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It’s time to get rid of menstrual cup leaks

Leaks. This just might be the greatest fear that lurks in the mind of the Pixie Cup user wannabe. What if my cup leaks? What can I do then?

Before you read any further, we want you to know one thing. It may take a little time to get used to your cup and learn how to use it. Sometimes leaks will happen during that adjustment time, but these leaks are almost always not due to an issue with the cup, but simply a learning period. So, give yourself and your cup a little grace and keep trying until you find a leak-free system that works for you! We can promise that it will be 100% worth it.

Now that we have cleared the air, here are a few reasons that could explain why your cup is leaking.

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Cup position 

Remember, after you insert the cup, make sure you direct it back toward the rear instead of straight up. It may also help to change your position while you insert the cup. Some women find it easier to squat, or stand on the floor and put one leg on the toilet seat. Whichever position you choose, make sure your muscles are as relaxed, because tense muscles will make inserting your cup much harder

It didn’t open fully

After your cup is inserted, slide your finger around the rim of the cup to see if there are any folds. If you feel a fold or dip in the cup, this means it didn’t fully open. Simply twist the cup clockwise or counterclockwise and the cup should pop open. If that doesn’t work, you can try sliding the cup up and down a little bit as well, or use a different fold. Sometimes the the punch down fold doesn’t work as well as the C or Seven fold (see folds for more information).


If your cup is too small for you, it might not create a tight seal and instead slide down in your vaginal canal. This could allow fluid to leak around the edge of the cup. Another less common option is sometimes the cup could be too big, and and not be able to unfold right away. We have several different cup sizes to make sure you have options!


If you are having trouble with leaks, a little water-based lubricant could go a long way! A smooth insertion will help your cup open easier. We created a Pixie Cup Lubricant that is perfect for your cup! It’s made with simple ingredients, hypoallergenic, and it is specifically formulated so it will not cause any damage to your silicone cup.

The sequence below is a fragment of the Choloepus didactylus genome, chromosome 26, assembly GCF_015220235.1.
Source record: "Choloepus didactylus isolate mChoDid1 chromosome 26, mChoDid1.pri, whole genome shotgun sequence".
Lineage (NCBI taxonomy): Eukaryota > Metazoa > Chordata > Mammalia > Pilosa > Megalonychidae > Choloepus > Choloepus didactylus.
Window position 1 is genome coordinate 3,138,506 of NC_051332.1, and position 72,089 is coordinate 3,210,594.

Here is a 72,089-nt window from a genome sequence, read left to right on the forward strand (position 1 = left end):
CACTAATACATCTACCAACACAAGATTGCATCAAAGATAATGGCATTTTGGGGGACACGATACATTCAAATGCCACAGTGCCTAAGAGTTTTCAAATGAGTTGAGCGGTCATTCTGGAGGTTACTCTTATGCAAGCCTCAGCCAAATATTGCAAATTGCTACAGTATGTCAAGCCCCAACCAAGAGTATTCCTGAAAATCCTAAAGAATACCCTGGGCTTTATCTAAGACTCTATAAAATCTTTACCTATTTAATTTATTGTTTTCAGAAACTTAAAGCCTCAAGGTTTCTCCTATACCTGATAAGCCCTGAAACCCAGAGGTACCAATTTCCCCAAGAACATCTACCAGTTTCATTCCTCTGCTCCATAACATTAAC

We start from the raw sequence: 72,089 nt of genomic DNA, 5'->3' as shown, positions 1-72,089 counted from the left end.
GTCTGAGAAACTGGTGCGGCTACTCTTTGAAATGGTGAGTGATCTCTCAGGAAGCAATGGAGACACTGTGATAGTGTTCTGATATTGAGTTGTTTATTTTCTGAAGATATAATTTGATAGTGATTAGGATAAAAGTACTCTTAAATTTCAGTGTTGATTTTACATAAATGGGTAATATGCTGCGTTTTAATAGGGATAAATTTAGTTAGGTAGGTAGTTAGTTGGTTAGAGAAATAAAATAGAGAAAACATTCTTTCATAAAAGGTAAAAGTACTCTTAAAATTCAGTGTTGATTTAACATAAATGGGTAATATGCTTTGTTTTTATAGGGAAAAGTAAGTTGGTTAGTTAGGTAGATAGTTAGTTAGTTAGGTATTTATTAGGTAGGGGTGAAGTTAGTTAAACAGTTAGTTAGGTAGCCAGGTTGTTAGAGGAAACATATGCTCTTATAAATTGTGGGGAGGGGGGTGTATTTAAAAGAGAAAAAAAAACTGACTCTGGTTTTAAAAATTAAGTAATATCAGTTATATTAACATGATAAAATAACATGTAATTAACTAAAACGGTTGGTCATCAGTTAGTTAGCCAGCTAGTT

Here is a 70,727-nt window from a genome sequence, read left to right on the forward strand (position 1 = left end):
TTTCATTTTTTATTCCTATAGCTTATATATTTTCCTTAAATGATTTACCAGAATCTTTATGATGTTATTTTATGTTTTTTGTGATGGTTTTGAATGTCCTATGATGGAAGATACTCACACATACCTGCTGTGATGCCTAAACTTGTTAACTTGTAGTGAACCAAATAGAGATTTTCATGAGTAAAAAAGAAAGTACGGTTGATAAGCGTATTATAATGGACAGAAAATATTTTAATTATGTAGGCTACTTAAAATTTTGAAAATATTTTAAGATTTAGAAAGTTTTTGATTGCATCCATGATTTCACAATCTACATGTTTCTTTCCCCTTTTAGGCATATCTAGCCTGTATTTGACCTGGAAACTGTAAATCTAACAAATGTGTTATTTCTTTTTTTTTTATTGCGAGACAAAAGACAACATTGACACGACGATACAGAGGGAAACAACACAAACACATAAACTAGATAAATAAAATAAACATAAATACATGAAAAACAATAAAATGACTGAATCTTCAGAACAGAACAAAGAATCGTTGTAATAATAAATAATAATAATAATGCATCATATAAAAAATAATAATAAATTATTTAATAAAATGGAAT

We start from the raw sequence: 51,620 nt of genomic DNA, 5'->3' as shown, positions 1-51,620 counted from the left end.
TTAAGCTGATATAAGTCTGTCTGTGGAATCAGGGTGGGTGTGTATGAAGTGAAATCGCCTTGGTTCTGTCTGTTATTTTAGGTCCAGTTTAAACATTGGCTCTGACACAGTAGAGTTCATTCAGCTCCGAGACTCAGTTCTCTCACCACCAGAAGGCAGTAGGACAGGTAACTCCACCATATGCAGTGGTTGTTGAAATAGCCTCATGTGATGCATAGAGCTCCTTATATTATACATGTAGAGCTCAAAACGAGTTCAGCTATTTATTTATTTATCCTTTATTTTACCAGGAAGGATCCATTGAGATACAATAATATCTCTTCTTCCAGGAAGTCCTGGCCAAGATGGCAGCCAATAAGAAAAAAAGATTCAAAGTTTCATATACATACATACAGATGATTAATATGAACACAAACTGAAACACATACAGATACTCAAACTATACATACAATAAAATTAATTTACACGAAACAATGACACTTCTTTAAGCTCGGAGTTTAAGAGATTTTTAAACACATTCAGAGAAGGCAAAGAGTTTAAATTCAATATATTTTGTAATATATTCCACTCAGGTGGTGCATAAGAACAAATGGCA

Dry your cup

If lubrication doesn’t help, maybe you have the opposite problem! Make sure your cup is nice and dry before inserting. Some women require a dry cup to create a secure seal.

Not emptying enough

You might be thinking, It hasn’t been 12 hours yet, and my cup is overflowing! Is something wrong?

Not at all! Your cup is safe for use for up to 12 hours, but sometimes, on your heavier days or if you have a heavier period, it might be necessary to empty it more often. This is completely normal. Just like tampons, a menstrual cup can last for different amounts of time for different people.

Strong pelvic floor muscles

While strong pelvic floor muscles offer many health benefits, they can also squeeze your cup, causing a half-full cup to overflow. If this is you, just change your cup just a little more often on the heavy flow days.

Blocked air holes

The air holes around the rim of your cup are there to create a good seal, so if these are blocked, it’s possible that you could experience some leaks. If your cup is leaking, check and make sure the air holes are clean before inserting your cup. We have a handy little trick for this on Instagram… check it out!

Residual fluid on vaginal walls

Sometimes you might think your cup is leaking, but it’s really just a bit of residual fluid from your vaginal walls! This is more likely to happen on the heavier days of your period. Just grab a wipe and clean out the extra residue so that it doesn’t leak down after you insert your cup.

Cervix position

Pixie Menstrual Cup LeakingMost of the time, your cervix is positioned centrally, which allows all fluid to flow directly into the cup. Your cervix does move during menstruation, however, and if your cervix is tilted or positioned against the wall of your vagina, this could cause the fluid to run down the vaginal wall. If you think your cervix is on the outside of the cup or touching the rim after inserting, take your cup out and reinsert it. It also might help to let your cup sit below your cervix, or to open the cup lower in the vagina to catch the extra flow.

We hope these tips help you out in your menstrual cup journey!

What are your best secrets to avoid leaks with a menstrual cup?

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